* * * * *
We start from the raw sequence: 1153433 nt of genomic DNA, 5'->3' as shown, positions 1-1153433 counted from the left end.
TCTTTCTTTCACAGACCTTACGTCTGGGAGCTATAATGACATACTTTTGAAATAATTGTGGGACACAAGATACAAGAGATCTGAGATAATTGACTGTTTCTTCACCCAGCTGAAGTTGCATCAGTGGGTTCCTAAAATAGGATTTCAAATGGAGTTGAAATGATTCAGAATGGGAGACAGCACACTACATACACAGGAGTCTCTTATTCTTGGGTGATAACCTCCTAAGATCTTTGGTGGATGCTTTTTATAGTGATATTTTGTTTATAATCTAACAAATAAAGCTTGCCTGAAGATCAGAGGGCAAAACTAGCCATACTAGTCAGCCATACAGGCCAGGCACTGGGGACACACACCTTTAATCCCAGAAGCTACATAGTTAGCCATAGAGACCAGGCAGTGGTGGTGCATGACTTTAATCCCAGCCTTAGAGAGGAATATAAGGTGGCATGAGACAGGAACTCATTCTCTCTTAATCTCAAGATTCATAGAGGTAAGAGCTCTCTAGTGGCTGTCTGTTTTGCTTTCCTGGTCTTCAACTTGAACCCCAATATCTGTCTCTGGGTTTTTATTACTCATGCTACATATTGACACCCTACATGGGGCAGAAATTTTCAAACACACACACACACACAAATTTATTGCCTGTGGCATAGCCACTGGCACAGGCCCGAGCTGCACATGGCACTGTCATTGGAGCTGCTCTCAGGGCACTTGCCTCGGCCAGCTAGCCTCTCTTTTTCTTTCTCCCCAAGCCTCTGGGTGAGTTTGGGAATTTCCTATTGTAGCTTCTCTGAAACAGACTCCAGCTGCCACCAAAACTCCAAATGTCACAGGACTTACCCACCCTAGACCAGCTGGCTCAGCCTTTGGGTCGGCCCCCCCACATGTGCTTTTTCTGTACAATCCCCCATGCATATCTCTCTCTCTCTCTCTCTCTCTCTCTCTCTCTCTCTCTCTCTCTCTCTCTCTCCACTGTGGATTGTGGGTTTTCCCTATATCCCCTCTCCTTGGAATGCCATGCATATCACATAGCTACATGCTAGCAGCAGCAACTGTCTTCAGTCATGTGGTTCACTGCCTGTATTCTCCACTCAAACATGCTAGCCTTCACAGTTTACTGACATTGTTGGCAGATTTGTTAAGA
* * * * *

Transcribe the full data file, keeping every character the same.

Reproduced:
We start from the raw sequence: 1153433 nt of genomic DNA, 5'->3' as shown, positions 1-1153433 counted from the left end.
TCTTTCTTTCACAGACCTTACGTCTGGGAGCTATAATGACATACTTTTGAAATAATTGTGGGACACAAGATACAAGAGATCTGAGATAATTGACTGTTTCTTCACCCAGCTGAAGTTGCATCAGTGGGTTCCTAAAATAGGATTTCAAATGGAGTTGAAATGATTCAGAATGGGAGACAGCACACTACATACACAGGAGTCTCTTATTCTTGGGTGATAACCTCCTAAGATCTTTGGTGGATGCTTTTTATAGTGATATTTTGTTTATAATCTAACAAATAAAGCTTGCCTGAAGATCAGAGGGCAAAACTAGCCATACTAGTCAGCCATACAGGCCAGGCACTGGGGACACACACCTTTAATCCCAGAAGCTACATAGTTAGCCATAGAGACCAGGCAGTGGTGGTGCATGACTTTAATCCCAGCCTTAGAGAGGAATATAAGGTGGCATGAGACAGGAACTCATTCTCTCTTAATCTCAAGATTCATAGAGGTAAGAGCTCTCTAGTGGCTGTCTGTTTTGCTTTCCTGGTCTTCAACTTGAACCCCAATATCTGTCTCTGGGTTTTTATTACTCATGCTACATATTGACACCCTACATGGGGCAGAAATTTTCAAACACACACACACACACAAATTTATTGCCTGTGGCATAGCCACTGGCACAGGCCCGAGCTGCACATGGCACTGTCATTGGAGCTGCTCTCAGGGCACTTGCCTCGGCCAGCTAGCCTCTCTTTTTCTTTCTCCCCAAGCCTCTGGGTGAGTTTGGGAATTTCCTATTGTAGCTTCTCTGAAACAGACTCCAGCTGCCACCAAAACTCCAAATGTCACAGGACTTACCCACCCTAGACCAGCTGGCTCAGCCTTTGGGTCGGCCCCCCCACATGTGCTTTTTCTGTACAATCCCCCATGCATATCTCTCTCTCTCTCTCTCTCTCTCTCTCTCTCTCTCTCTCTCTCTCTCTCTCTCCACTGTGGATTGTGGGTTTTCCCTATATCCCCTCTCCTTGGAATGCCATGCATATCACATAGCTACATGCTAGCAGCAGCAACTGTCTTCAGTCATGTGGTTCACTGCCTGTATTCTCCACTCAAACATGCTAGCCTTCACAGTTTACTGACATTGTTGGCAGATTTGTTAAGA